Sustainable has become a buzzword recently. We always heard words like sustainable growth, sustainable development, sustainable lifestyle, etc. So, is sustainable really the only way moving forward?


Sustainable development is insufficient, we also need justice in it. For an instant, sustainable electricity is not just about counting on how many kilowatt (Kwh) one can saved or how high the efficiency is, but also accessible of electricity to public. In my opinion, is pointless to generate high efficiency electricity but the accessibility to it is only for urban dwellers.

MYD attended a side event during COP23 called “No job on a Dead Planet – Ensuring a Just Energy Transition” organised by Friedrich-Ebert-Stiftung (FES) with Bread for the World (BftW)

The so-called sustainable development cannot be achieved without addressing climate change and the much needed element of JUSTICE. Raju Pandit Chhetri gave a good case study on Nepal during the workshop.

Nepal is a least developed mountainous and landlocked country. It is also one of the least contributors to the emissions of greenhouse gases (GHGs). Based on the NDC, Nepal is going to scale up renewable energy production to meet the country’s energy demand and also reduce dependency on fossil fuel. They are heavily invested in hydropower and planning to scale up to 13,000 MW by 2030.

So now here is the question. Is hydropower really a clean energy? Building hydro dam will destroy a vast landscapes, which will cause lost of biodiversity and lots of people are going to be displaced. Besides, the damn project are mostly outsourced to other countries like China and India due to lack of capacity. In other words, this does not help in employment and poverty eradication. Ultimately, anything happens to the dam in the future (i.e earthquake) is devastating to even think about it.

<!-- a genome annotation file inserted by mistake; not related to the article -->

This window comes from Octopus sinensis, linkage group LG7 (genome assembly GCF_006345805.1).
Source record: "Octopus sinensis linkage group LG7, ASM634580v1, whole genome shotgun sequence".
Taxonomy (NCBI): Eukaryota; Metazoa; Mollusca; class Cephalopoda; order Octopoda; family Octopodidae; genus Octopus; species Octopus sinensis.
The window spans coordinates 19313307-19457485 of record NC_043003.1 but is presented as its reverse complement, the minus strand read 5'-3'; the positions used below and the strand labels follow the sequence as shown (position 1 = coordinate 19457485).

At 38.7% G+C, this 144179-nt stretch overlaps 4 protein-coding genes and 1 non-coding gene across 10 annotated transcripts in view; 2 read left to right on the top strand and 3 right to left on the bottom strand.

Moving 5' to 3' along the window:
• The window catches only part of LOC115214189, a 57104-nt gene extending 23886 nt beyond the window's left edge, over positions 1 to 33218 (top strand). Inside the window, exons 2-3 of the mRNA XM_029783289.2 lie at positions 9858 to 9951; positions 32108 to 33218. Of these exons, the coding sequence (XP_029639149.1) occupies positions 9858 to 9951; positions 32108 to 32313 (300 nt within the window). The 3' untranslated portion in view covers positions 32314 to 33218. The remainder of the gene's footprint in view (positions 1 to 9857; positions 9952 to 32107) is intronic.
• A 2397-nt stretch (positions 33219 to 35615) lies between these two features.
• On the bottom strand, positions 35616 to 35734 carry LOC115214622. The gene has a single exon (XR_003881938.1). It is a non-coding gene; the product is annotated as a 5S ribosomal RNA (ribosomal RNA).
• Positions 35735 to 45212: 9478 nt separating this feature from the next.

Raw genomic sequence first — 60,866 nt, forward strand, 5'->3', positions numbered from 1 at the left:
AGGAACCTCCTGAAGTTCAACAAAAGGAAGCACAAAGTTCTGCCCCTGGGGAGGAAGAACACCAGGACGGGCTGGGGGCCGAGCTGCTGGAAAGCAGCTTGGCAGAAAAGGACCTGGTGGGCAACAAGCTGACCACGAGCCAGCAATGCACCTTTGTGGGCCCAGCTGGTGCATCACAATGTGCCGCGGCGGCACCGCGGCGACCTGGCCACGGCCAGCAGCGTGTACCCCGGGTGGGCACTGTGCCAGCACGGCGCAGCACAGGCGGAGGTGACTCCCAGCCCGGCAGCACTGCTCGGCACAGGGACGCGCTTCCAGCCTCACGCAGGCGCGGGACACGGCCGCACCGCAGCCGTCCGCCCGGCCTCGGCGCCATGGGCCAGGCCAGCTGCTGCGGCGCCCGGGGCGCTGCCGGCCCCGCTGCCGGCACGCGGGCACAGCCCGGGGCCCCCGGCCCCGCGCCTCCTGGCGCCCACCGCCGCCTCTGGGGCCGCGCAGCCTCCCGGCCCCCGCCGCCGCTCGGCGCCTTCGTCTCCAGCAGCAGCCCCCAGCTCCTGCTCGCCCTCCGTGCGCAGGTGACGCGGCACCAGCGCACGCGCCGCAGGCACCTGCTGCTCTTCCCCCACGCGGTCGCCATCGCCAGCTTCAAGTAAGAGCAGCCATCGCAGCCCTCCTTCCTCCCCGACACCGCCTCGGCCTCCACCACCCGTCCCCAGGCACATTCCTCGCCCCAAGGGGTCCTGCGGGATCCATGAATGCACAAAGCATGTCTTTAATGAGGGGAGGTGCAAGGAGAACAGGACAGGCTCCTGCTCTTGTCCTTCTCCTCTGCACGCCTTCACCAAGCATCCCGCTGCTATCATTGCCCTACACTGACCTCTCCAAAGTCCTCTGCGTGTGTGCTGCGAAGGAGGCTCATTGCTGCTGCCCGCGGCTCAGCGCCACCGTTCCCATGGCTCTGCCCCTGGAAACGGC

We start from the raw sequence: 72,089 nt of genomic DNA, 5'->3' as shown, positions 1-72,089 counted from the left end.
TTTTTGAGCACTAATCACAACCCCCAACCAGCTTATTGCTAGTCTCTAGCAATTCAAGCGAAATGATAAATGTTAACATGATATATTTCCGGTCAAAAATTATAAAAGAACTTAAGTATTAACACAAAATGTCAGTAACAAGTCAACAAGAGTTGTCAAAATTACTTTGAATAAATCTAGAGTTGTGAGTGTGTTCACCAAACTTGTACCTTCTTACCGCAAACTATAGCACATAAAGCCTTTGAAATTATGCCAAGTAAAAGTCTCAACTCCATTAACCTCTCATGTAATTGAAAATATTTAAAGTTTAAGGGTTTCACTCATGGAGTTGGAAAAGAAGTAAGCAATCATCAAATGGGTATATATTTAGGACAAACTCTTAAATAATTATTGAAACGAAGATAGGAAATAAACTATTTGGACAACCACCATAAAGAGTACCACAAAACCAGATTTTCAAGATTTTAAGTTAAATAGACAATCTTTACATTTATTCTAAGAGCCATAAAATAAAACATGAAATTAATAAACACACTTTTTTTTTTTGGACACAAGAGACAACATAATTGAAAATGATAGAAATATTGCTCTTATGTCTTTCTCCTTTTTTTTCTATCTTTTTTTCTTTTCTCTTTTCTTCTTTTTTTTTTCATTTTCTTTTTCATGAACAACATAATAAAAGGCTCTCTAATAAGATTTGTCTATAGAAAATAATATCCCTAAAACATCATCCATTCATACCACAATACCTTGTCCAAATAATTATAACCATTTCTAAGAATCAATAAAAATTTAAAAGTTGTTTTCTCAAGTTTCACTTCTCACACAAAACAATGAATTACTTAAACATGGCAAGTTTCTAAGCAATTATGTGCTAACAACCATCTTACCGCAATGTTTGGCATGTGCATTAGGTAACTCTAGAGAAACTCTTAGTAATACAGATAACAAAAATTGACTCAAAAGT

As he said, moving away from fossil fuel is not just, we need to see justice from many angle.

Different countries also have different starting points. For developed countries, they are shifting from one lifestyle to another while developing countries are solving poverty to development. Thus, the principle of common but differentiated responsibility (CBDR) is essential.

In laymen term, CBDR means every country acknowledges climate change is a common issue where each country should be responsible for addressing it YET NOT IN AN EQUAL MANNER.

But in reality, this is not always the case. Image extract from GWPF

It recognised that developed countries, which had been able to develop for longer time without any environmental restrictions, now need to take a greater share of responsibility. And one of the responsibilities should be providing support to developing countries. This is part of JUSTICE as well. In short …

CBDR is an expression of general principle of equity. 

Furthermore, justice is subjective. It is easy to understand on the surface level but once we dive deep into detail, the line is blurred as there are a few dimensions to it.

Just transition originate from the struggle of trade unions to support those whose entitlements are threatened by climate action (i.e coal miner, workers from coal fired power plant).

Those who live in climate vulnerable countries call for justice in term of more ambitious climate action (Loss and Damage, Mitigation, Adaptation) in order to secure their survival.

As for us the youth, we call for justice in term of intergenerational equity.  It means we inherit the Earth from previous generations and have an obligation to administer and preserve it to all future generations.

Climate Action in Bonn Zone during COP23

From the 3 examples given above, we can see that the concerns arose came from different domains of justices. Workers are asking for recognition and support; vulnerable countries are asking for distributive justice while the youth are seeking for intergenerational justice.

Real justice only can be achieved if we welcome everyone on-board. Leave no one behind


Written by: Thomas Lai